Book excerpt: Dharma Cop: Tales of Street Zen
THE TAO OF POLICE WORK
By Tom B. Collings
Denzel jumps up from his chair in a rage. “Why you people f - - -- ing with me?!” He is very agitated and now paces the floor of his social worker’s office, cursing loudly. As his parole officer, I am the first officer to arrive. Standing off to the side, I observe what’s happening. The worker seems frozen in fear, as she just sits there letting the guy pace around her office and curse at her. At one time my mind would have screamed, “Don’t just stand there – do something!” but I have since learned and trained myself to do just the opposite. A quiet voice says, “Don’t do something, Thomas. Just stand there.”
Just observing and listening, I realize the social worker is not frozen in fear. Her silence has purpose. With no one to argue with, no directives to defy, Denzel seems to be gradually calming himself down. The worker’s disciplined response allows the intensity of his emotion to slowly dissipate. Her inaction has allowed Denzel to vent his anger and frustration without argument. She saw the behavior for what it was: not violence, actually the opposite of violence. A harmless verbal release of pent-up energy. Noisy, yes, dangerous, no. I wish my fellow officers understood this.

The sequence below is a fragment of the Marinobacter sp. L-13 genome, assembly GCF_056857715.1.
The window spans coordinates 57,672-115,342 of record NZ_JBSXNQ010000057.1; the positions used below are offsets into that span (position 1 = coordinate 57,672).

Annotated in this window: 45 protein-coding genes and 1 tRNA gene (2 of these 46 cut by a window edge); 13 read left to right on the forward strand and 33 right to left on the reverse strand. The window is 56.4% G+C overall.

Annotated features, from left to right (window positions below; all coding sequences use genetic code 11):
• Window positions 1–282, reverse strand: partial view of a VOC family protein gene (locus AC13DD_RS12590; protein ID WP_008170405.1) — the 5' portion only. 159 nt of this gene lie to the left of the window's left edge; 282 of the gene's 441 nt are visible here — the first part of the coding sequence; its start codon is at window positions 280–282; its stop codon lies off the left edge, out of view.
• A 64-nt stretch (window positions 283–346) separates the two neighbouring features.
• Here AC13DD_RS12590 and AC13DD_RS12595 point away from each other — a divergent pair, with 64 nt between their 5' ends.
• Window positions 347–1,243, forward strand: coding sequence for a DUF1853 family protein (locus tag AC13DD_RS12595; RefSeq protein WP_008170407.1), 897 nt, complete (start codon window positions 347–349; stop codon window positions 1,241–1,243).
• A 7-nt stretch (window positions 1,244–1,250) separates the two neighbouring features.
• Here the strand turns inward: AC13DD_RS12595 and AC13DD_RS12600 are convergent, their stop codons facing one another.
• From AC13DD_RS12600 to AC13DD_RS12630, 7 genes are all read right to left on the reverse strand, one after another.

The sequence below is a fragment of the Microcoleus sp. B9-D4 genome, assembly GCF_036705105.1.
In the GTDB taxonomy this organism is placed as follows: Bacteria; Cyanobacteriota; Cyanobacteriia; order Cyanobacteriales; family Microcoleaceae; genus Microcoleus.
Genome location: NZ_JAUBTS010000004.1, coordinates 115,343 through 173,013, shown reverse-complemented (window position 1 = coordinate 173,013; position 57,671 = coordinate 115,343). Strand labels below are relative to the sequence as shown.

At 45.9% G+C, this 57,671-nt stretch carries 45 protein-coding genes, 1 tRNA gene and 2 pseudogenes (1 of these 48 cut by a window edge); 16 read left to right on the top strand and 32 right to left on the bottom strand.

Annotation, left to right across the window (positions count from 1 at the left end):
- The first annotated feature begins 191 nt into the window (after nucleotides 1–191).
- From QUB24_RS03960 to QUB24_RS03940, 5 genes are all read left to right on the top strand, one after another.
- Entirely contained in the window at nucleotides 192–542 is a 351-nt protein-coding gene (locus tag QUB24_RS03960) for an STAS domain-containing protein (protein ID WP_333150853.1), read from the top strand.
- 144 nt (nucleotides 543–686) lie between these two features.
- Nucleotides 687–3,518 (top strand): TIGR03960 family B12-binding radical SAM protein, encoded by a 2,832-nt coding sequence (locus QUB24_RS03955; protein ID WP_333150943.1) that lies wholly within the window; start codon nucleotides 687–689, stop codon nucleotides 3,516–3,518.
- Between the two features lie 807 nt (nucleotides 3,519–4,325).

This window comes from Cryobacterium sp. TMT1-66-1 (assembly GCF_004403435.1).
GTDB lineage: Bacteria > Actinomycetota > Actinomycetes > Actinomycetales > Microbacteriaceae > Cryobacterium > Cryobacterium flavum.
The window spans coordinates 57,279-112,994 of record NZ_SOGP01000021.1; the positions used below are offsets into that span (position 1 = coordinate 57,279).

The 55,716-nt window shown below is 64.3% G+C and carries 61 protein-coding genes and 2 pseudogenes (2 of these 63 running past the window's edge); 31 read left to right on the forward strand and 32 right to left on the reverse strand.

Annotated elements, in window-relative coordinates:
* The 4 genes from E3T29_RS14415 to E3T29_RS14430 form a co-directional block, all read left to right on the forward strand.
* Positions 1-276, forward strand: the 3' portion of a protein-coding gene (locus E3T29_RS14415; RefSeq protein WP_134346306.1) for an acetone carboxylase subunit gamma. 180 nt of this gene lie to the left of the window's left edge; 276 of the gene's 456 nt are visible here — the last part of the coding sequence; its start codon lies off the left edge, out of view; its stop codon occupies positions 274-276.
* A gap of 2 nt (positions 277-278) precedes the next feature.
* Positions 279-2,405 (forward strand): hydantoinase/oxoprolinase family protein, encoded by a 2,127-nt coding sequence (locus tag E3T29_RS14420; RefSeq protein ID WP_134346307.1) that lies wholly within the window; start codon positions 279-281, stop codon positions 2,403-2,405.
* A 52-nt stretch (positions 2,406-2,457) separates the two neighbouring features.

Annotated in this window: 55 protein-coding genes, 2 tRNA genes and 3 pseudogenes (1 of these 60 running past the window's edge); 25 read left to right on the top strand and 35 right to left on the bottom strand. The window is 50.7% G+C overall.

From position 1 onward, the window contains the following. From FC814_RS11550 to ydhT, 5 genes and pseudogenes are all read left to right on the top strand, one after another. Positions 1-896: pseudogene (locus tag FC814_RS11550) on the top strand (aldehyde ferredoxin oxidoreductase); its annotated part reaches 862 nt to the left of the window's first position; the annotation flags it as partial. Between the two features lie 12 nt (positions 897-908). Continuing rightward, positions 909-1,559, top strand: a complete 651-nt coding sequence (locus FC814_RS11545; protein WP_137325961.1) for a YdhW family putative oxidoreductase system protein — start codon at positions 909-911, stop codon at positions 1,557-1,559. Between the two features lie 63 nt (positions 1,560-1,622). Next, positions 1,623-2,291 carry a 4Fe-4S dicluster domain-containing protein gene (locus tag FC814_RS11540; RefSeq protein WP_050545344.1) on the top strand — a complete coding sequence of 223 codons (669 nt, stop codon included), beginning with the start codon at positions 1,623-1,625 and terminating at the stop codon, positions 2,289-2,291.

When other officers arrive, they are pumped and ready for action! The sergeant says, “The call said a guy is out of control.” I gesture that things are OK. “Everything is under control, Sarg; it just got a little loud. The guy just got a little upset. He didn’t hurt anyone.” To read the rest of this excerpt from Tom Colling's Book "Dharma Cop: Tales of Street Zen" click here.